The bad news isn't getting any better. From Real Clear Markets we get this:
A double-dip in home prices, pessimistic consumers and a slowdown in regional manufacturing raised concerns on Tuesday that the economy's soft patch could become protracted.
It isn't getting any better elsewhere either. From Robert Samuelson:
A year after rescuing Greece from default, Europe is staring into the abyss. The bailout has proved insufficient. Greece needs more money, and it can't borrow from private markets where it faces interest rates as high as 25 percent. But Europe's governments are reluctant to advance more funds unless other lenders -- banks, bondholders -- absorb some losses by writing down their debts. This, however, would constitute a default, risking a broader banking crisis that might torpedo Europe's fragile recovery in France, Germany and elsewhere. There is no easy escape.
It isn't getting any more mysterious. All over the developed world, governments have overspent, over borrowed and overpromised. This has been obvious for decades. The parties of the left and the right, in America and elsewhere, share the blame.
The solution is no more elusive than it ever was: the only cure is to reduce spending, pay down debt, and adjust our expectations to conform to reality. It would not be unreasonable to object that doing any or all of this in the short term might further depress economic growth, and thus make the problem worse, were it not for the fact that we are right now exceeding a trillion dollars in deficit spending each fiscal year. If that is our economic strategy, it isn't working.
Even if radical cuts in spending are something we can't afford just now, surely we could afford a plan for gradually climbing out of the hole we are in. To be sure, any plan that deferred actual pain would be greeted with skepticism by the markets and by the electorate, but at least it would be a plan. As I observed, the Democrats not only refused to offer a budget but also refused to even consider the President's previous budget.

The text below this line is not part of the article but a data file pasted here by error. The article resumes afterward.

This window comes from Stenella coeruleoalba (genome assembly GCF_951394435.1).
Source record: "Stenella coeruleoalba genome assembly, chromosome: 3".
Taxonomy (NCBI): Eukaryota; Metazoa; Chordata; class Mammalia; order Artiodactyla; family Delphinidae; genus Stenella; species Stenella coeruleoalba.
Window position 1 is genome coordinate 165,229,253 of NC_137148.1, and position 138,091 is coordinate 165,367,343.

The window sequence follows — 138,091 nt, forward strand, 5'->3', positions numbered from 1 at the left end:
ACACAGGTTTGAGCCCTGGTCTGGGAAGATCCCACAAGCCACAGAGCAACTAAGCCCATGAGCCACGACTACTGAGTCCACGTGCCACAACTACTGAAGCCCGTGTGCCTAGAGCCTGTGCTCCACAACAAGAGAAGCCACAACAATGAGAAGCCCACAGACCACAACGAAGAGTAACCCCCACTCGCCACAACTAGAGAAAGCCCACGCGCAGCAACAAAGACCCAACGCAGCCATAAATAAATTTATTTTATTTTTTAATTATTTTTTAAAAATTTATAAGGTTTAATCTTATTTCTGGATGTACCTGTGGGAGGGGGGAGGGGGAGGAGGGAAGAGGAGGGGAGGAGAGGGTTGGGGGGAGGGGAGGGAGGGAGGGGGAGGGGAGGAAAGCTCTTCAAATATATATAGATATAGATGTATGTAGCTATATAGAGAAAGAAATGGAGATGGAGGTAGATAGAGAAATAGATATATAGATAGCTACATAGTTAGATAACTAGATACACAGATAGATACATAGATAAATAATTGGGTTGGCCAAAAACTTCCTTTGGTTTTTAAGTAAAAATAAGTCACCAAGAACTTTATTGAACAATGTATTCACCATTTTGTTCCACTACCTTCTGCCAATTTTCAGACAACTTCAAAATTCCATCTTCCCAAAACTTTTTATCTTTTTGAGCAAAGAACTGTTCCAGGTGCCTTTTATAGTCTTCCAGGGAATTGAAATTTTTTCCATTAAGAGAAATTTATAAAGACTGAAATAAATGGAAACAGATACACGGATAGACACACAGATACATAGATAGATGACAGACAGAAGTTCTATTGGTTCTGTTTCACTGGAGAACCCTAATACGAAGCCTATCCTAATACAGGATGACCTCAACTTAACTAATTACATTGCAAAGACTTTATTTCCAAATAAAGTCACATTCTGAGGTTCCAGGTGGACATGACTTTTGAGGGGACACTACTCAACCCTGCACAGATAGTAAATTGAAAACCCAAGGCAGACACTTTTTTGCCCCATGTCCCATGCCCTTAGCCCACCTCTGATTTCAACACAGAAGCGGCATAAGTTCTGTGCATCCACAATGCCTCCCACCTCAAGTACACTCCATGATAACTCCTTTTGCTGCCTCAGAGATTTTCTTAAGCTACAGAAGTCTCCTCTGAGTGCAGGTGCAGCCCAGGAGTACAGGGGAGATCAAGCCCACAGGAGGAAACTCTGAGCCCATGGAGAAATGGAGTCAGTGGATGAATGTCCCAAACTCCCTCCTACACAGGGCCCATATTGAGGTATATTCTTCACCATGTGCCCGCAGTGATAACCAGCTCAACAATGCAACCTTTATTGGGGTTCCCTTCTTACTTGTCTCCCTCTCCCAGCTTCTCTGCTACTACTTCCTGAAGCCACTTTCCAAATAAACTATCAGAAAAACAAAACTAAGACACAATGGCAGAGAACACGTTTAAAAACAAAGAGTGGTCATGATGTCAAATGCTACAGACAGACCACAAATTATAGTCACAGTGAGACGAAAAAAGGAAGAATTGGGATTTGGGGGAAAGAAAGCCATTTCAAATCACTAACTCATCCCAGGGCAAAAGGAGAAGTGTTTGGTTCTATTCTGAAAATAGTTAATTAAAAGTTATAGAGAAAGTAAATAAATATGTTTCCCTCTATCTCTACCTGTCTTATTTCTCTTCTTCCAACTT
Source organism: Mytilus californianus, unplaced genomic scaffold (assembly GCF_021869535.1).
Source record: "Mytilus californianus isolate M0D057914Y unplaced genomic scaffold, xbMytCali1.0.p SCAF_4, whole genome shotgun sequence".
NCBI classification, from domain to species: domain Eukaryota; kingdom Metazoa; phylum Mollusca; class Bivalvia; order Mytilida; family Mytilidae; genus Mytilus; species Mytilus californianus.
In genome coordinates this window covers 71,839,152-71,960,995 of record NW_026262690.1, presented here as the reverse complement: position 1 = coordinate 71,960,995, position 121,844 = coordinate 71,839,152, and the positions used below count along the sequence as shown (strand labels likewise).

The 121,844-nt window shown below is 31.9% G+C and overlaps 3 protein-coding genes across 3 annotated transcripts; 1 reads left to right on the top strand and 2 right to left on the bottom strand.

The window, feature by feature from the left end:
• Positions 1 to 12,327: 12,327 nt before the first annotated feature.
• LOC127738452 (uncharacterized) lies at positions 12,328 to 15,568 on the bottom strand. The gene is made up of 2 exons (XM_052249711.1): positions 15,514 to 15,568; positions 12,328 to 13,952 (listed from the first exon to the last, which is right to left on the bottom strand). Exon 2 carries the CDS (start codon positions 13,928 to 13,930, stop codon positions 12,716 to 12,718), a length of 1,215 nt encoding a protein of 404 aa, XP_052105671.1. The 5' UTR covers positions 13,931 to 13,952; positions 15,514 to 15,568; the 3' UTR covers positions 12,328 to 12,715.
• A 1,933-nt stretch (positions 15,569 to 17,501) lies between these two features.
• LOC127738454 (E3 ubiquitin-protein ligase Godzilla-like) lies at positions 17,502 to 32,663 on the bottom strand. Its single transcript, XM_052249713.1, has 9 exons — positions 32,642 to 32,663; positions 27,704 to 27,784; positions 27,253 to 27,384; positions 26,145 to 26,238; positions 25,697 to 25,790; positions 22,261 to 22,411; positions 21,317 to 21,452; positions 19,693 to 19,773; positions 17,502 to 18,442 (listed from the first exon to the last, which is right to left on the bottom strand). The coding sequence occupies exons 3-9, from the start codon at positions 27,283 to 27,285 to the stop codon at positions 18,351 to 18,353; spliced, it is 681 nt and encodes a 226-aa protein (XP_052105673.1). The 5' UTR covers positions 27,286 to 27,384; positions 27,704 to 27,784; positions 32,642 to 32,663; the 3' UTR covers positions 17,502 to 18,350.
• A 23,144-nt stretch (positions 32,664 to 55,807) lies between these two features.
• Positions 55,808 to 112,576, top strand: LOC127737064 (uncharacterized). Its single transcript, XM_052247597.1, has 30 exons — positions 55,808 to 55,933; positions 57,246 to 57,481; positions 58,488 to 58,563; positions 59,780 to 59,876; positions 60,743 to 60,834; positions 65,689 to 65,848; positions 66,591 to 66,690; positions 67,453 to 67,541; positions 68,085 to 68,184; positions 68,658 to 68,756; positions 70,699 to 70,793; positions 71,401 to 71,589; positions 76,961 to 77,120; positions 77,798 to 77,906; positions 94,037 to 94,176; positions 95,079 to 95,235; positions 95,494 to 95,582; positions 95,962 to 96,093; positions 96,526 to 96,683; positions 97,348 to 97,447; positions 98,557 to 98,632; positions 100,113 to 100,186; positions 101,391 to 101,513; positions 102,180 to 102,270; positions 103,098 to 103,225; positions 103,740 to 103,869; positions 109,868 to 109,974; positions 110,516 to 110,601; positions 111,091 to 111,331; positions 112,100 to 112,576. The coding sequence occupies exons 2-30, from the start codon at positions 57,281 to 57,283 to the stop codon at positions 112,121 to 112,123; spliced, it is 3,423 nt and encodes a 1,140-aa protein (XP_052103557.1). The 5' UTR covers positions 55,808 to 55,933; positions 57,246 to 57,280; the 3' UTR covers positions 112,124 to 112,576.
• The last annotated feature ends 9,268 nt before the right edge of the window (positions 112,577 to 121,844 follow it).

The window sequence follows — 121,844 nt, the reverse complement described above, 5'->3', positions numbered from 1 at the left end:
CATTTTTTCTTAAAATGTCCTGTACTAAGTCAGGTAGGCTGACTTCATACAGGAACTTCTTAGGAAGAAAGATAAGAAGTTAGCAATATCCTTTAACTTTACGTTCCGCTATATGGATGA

Now the House has rejected an unconditional extension of the debt limit. From The Hill:
The vote was 318-97, with 82 Democrats joining every Republican in rejecting legislation that would have authorized $2.4 trillion in additional borrowing by the federal government. Seven Democrats voted present on the legislation.
I sort of admire the seven Democrats who voted present. At least they were willing to go on record to say that they have absolutely nothing to say.
The root of the political problem is a clear as the root of the fiscal problem: invincible ignorance. I offer here one example on a related topic. From Elliot Cohen at Real Clear Politics/Washington Post:
"Counter to the prevailing expectation that crime would increase during a recession," it actually dropped last year and violent crime is now at nearly a 40-year low. So said The New York Times last week. But what the Times did not report is precisely why it was so surprised to learn, yet again and probably not for the last time, how the "prevailing expectation" is maybe limited to people who think as did Marx (Karl maybe, Groucho for sure) that money is the root of all evil. On the contrary, evil is.
We don't know for sure what causes crime rates to go up or down, but we know for sure what doesn't. It has been clear for decades that widespread economic stress does not lead to an increase in the crime rate, nor does generally increase prosperity reduce crime. The New York Times is surprised again and again because its ignorance is imperious to information. The Times is wedded to the assumption that the root cause of crime is want. The Times, and the political culture it represents, is incapable of seriously questioning that assumption.
That same invincible ignorance was evident in the creation of the Euro. It is evident in the Times' vociferous opposition to any significant reduction in our social programs. Real cuts are coming, one way another. The Times, and the political culture it represents, cannot bring itself to face that. That is why the Administration and the Democrats in Congress can't produce a deficit reduction plan or even a budget. Granted, they are playing for the next election; however, given current economic realities, winning that election might be the worst thing that could happen to either party.
Republicans can take some measure of comfort in this. It confirms their long held views of government and economics. That is cold comfort, however, for two reasons. One is that Republicans spent like drunken sailors when they controlled Congress and the White House. Like Caesar's blood, the red ink is all over their togas. The other is that being right is very bad when you are right about bad things.